People who have had a gastric bypass can suffer a range of nutritional deficiencies (especially of calcium, iron and vitamin B12), leading to conditions such as osteoporosis and anemia. While these effects can be tamed at a doctor's behest with nutritional supplements, other effects must simply be tolerated. One of the most common is "dumping syndrome," in which the stomach contents that move too swiftly through the small intestine cause nausea, sweating, weakness and diarrhea. "If I eat just one bite too much, I get this nauseated, clammy, icky feeling," Williams says. Gastroplasty alone can cause vomiting when even tiny amounts of food stretch the stapled stomach.
The body adapts to such effects and patients become slightly more tolerant of food over time. In fact, about 10 percent of patients can eventually "outeat" the procedure with high-calorie food, losing less than half their excess weight, which is how surgeons define failure, according to Jones. (Because it's possible to boost caloric intake, especially after a year or two, women who've had surgery can have healthy pregnancies.) But whether surgery ultimately produces successful results, "these procedures permanently change the way you eat," says Edward Livingston, M.D., director of the bariatric-surgery program at the University of California, Los Angeles, School of Medicine.
In addition to the expected side effects, 20-40 percent of bariatric-surgery patients suffer "annoying complications" like wound infection and abdominal hernia, Livingston says -- and 6 percent develop complications that become life-threatening. According to the National Institutes of Health, 10-20 percent of patients need follow-up surgery, for which complication rates are even higher. As with all major operations, some patients die: one in 200, according to Jones -- a rate higher than those of many other common surgeries, because obese patients tend to be chronically ill and often have difficulty recovering due to problems such as poor blood flow and impaired respiration.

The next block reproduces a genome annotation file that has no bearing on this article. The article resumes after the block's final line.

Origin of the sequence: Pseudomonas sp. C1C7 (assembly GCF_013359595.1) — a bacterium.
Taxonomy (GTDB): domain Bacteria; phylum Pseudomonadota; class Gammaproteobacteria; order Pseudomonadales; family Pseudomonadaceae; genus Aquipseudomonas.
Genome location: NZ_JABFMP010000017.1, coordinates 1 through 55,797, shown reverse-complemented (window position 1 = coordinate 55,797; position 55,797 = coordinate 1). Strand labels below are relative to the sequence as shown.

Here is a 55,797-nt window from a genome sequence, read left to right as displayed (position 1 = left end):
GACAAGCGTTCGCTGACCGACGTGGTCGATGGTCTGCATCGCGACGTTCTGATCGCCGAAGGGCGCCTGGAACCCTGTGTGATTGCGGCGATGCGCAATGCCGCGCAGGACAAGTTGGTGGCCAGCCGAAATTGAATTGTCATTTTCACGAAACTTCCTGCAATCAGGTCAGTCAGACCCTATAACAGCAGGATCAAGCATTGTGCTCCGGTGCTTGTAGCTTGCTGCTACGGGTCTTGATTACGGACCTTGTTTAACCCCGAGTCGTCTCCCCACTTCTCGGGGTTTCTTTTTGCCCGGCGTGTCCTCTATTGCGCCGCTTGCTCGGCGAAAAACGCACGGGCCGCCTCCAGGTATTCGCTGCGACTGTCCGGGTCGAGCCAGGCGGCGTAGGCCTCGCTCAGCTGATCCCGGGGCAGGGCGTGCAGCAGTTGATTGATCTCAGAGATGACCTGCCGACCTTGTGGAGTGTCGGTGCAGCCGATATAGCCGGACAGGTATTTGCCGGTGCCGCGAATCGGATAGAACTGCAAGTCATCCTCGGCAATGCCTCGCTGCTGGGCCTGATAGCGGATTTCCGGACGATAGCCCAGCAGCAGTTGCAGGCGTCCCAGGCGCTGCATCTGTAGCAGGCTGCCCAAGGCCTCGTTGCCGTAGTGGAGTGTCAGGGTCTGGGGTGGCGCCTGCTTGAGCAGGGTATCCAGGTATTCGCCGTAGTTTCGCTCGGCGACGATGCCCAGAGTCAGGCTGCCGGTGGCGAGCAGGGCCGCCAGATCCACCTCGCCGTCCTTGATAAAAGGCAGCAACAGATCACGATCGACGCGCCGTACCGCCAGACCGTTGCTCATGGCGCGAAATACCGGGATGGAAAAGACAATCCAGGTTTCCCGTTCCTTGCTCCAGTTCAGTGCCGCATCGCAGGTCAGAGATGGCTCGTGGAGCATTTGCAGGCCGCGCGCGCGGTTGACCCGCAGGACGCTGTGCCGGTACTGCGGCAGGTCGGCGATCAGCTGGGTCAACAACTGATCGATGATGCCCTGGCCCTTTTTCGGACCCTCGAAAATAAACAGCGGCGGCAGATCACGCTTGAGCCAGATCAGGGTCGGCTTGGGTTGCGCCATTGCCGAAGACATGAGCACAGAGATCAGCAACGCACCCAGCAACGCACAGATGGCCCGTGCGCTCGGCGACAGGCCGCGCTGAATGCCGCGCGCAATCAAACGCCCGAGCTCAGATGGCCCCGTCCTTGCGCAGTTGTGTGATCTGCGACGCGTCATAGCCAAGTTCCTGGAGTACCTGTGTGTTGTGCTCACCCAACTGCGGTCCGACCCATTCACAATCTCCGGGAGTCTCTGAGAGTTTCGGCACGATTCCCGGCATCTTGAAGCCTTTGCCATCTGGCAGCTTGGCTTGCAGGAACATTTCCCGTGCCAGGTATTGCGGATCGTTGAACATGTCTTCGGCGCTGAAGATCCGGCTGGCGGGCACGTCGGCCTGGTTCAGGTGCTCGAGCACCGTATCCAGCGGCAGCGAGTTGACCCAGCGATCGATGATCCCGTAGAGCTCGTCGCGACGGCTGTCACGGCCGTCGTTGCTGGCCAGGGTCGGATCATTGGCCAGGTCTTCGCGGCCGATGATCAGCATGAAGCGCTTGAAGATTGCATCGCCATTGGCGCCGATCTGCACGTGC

On the positive side, weight-loss surgery reduces obesity and the ailments -- the comorbidities -- that go along with it. Patients immediately lose weight. Though there's a plateau about 18 months after surgery, a gastric bypass usually trims about two-thirds of excess weight in two years. (Results for gastroplasty alone aren't quite as good.) If the operations sound like shortcuts for the no-willpower crowd, "they're not," Jones says emphatically. "If you're 100 pounds overweight, the chances of indefinitely losing and keeping off enough weight to get rid of comorbidities are less than 2 percent. These patients are stuck, and bariatric surgery can absolutely be lifesaving." It's also very efficient, proponents say. The range of severe problems obese people typically suffer includes heart disease, diabetes, headaches, leg ulcers, menstrual problems, sleep apnea, joint pain and incontinence. "It's incredible," Sugerman says. "One operation might wipe out six diseases."
Few experts have concerns about bariatric surgeries performed on people who are clearly at risk for or suffering from serious health problems. But as the operations gain popularity among defeated dieters who are merely overweight (and among overeager doctors), the standards used to green-light operations have come under scrutiny. ASBS trainers can show any interested surgeon "the whole program from soup to nuts" in one week, says Jones. "That doesn't mean ASBS says they're qualified," he adds. "Qualification standards are set by local hospitals." Technically, any surgeon who knows the procedure can operate on anyone who consents to it, whether she's morbidly obese or not.